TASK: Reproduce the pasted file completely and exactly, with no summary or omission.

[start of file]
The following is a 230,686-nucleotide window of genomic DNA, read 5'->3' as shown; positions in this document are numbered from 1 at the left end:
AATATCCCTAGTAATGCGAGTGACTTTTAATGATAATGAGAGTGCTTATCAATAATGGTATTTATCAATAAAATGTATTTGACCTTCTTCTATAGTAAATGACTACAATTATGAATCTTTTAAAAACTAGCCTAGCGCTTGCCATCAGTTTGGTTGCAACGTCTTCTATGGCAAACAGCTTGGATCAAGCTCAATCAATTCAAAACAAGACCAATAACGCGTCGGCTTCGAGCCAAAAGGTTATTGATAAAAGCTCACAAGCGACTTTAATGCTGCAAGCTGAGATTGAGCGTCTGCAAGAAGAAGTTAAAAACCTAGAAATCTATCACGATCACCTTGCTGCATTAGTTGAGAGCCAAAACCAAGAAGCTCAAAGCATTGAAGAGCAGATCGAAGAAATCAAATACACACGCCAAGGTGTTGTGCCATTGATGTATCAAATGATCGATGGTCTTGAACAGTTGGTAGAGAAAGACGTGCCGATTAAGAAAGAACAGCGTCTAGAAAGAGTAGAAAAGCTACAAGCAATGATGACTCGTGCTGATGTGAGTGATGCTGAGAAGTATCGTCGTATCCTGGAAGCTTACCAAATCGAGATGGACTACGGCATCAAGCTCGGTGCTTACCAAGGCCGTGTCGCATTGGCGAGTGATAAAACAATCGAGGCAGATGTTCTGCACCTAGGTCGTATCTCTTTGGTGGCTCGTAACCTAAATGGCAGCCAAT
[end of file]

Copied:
The following is a 230,686-nucleotide window of genomic DNA, read 5'->3' as shown; positions in this document are numbered from 1 at the left end:
AATATCCCTAGTAATGCGAGTGACTTTTAATGATAATGAGAGTGCTTATCAATAATGGTATTTATCAATAAAATGTATTTGACCTTCTTCTATAGTAAATGACTACAATTATGAATCTTTTAAAAACTAGCCTAGCGCTTGCCATCAGTTTGGTTGCAACGTCTTCTATGGCAAACAGCTTGGATCAAGCTCAATCAATTCAAAACAAGACCAATAACGCGTCGGCTTCGAGCCAAAAGGTTATTGATAAAAGCTCACAAGCGACTTTAATGCTGCAAGCTGAGATTGAGCGTCTGCAAGAAGAAGTTAAAAACCTAGAAATCTATCACGATCACCTTGCTGCATTAGTTGAGAGCCAAAACCAAGAAGCTCAAAGCATTGAAGAGCAGATCGAAGAAATCAAATACACACGCCAAGGTGTTGTGCCATTGATGTATCAAATGATCGATGGTCTTGAACAGTTGGTAGAGAAAGACGTGCCGATTAAGAAAGAACAGCGTCTAGAAAGAGTAGAAAAGCTACAAGCAATGATGACTCGTGCTGATGTGAGTGATGCTGAGAAGTATCGTCGTATCCTGGAAGCTTACCAAATCGAGATGGACTACGGCATCAAGCTCGGTGCTTACCAAGGCCGTGTCGCATTGGCGAGTGATAAAACAATCGAGGCAGATGTTCTGCACCTAGGTCGTATCTCTTTGGTGGCTCGTAACCTAAATGGCAGCCAAT